As a deafblind undergraduate at Lewis & Clark College, Haben Girma fought for her right to access the dining hall menu, which in its printed form was of no use to her. When the dining staff brushed her off and told her they were too busy to email her the menu every day, she threatened to file suit.
“Suddenly, they started taking me seriously,” says Haben, who relies on technology such as screen readers and speech-to-text transcription with a digital Braille display. “They began to actually provide accessible menus that I could read. After that experience, I realized that the law is a powerful tool.”
She decided to attend Harvard Law School, becoming the school’s first deafblind graduate, in 2013. That same year, she was named a White House Champion of Change for her work on behalf of students with disabilities and began her Skadden Fellowship at the nonprofit legal center Disability Rights Advocates (DRA) in Berkeley, California.
When Haben applied for the fellowship, she had envisioned one day litigating high-impact cases that would result in schools providing accessible instructional materials to students with disabilities, but she had no expectation that an opportunity to work on such a case would present itself early in her career. Then, in July 2014, Haben and other DRA attorneys filed a lawsuit on behalf of the National Federation of the Blind (NFB) against Scribd, the digital service that provides more than 40 million books and documents to subscribers. A decision in the lawsuit already has set a noteworthy precedent.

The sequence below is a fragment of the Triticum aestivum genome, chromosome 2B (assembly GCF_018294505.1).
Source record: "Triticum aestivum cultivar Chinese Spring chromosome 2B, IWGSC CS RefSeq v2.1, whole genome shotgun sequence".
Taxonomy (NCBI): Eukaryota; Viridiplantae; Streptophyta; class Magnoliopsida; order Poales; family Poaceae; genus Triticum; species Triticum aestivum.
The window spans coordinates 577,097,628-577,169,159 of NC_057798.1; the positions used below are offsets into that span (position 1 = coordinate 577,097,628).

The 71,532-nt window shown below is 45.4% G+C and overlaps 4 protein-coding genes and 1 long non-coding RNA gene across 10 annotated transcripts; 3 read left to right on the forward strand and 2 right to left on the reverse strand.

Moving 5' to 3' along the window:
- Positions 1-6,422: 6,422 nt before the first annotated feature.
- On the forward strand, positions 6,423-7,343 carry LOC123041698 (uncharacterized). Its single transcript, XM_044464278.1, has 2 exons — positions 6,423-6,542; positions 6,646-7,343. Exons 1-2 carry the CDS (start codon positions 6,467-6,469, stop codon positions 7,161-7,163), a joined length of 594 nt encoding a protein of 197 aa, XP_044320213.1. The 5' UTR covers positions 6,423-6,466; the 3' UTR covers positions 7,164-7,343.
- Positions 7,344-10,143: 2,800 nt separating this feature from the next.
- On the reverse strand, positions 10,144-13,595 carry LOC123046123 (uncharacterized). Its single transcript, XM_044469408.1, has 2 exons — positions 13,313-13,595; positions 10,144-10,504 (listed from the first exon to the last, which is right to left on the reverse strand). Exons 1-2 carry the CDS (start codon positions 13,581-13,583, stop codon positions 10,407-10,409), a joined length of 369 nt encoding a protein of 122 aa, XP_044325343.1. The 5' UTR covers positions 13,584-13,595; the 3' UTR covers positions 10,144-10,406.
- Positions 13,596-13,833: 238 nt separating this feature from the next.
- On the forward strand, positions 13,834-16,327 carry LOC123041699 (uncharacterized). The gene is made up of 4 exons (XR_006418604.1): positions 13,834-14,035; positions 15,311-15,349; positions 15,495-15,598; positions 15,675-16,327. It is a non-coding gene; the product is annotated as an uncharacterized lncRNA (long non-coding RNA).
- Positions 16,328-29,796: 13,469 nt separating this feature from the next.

Digital content must be coded to be compatible with screen readers for the blind, which take visual information on a computer and convey it in either audio format or digital Braille. The majority of Scribd’s titles, however, lack this coding. DRA contends in the complaint that the lack of this essential coding violates the Americans With Disabilities Act (ADA), by denying blind persons equal access to all of the “services, privileges, advantages, and accommodations” Scribd offers. In its motion to dismiss, Scribd argued that the ADA exempts online-only businesses. On March 19, Judge William K. Sessions III of the U.S. District Court for the District of Vermont denied the motion, holding that the ADA does apply to Scribd and other online services. With this substantial victory already under its belt, the DRA team expects to take the case to trial in 2016.
The decision to file suit had echoes of Haben’s experience back in the Lewis & Clark dining hall: DRA initiated the legal action after NFB asked Scribd to make its content accessible to blind readers and got no response. “When you try friendly solutions and they don’t work, litigation becomes the last resort,” she says. “One of the reasons I was drawn to the law was because I realized that the law is a tool to empower people who often don’t have power.” Haben credits the fellowship with not only giving her an opportunity to use this tool in support of disability rights, but also affording her the time needed to do so effectively — to research the best use of the law to target barriers to reading, to understand what students with disabilities need to obtain equal access to education.
Her work at DRA won’t stop when the fellowship ends — DRA has offered Haben a staff attorney position, which she has accepted. “I truly value this work,” she says. “I intend to continue to use the law as an advocacy tool to ensure equal access.”